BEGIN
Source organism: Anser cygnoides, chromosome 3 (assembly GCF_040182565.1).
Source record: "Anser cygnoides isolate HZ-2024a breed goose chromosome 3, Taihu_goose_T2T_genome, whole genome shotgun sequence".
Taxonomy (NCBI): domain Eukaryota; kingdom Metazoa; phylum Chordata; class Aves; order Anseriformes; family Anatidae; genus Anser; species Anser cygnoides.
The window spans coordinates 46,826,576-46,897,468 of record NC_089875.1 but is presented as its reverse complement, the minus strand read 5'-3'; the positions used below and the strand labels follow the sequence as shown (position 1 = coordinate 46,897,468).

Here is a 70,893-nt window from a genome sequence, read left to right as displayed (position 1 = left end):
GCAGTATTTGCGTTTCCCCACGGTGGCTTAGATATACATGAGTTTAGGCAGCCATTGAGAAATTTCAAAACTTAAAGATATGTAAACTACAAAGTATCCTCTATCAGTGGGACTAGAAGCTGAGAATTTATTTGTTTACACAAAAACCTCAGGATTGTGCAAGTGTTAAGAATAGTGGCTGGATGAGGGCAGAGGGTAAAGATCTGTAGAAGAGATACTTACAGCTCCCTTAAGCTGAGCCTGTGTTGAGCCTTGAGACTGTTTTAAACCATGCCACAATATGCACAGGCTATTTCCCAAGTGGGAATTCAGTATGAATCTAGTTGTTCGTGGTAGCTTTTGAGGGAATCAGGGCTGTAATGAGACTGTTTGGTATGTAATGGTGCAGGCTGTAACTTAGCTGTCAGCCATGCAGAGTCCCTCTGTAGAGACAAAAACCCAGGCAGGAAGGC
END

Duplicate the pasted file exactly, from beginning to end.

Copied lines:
Source organism: Anser cygnoides, chromosome 3 (assembly GCF_040182565.1).
Source record: "Anser cygnoides isolate HZ-2024a breed goose chromosome 3, Taihu_goose_T2T_genome, whole genome shotgun sequence".
Taxonomy (NCBI): domain Eukaryota; kingdom Metazoa; phylum Chordata; class Aves; order Anseriformes; family Anatidae; genus Anser; species Anser cygnoides.
The window spans coordinates 46,826,576-46,897,468 of record NC_089875.1 but is presented as its reverse complement, the minus strand read 5'-3'; the positions used below and the strand labels follow the sequence as shown (position 1 = coordinate 46,897,468).

Here is a 70,893-nt window from a genome sequence, read left to right as displayed (position 1 = left end):
GCAGTATTTGCGTTTCCCCACGGTGGCTTAGATATACATGAGTTTAGGCAGCCATTGAGAAATTTCAAAACTTAAAGATATGTAAACTACAAAGTATCCTCTATCAGTGGGACTAGAAGCTGAGAATTTATTTGTTTACACAAAAACCTCAGGATTGTGCAAGTGTTAAGAATAGTGGCTGGATGAGGGCAGAGGGTAAAGATCTGTAGAAGAGATACTTACAGCTCCCTTAAGCTGAGCCTGTGTTGAGCCTTGAGACTGTTTTAAACCATGCCACAATATGCACAGGCTATTTCCCAAGTGGGAATTCAGTATGAATCTAGTTGTTCGTGGTAGCTTTTGAGGGAATCAGGGCTGTAATGAGACTGTTTGGTATGTAATGGTGCAGGCTGTAACTTAGCTGTCAGCCATGCAGAGTCCCTCTGTAGAGACAAAAACCCAGGCAGGAAGGC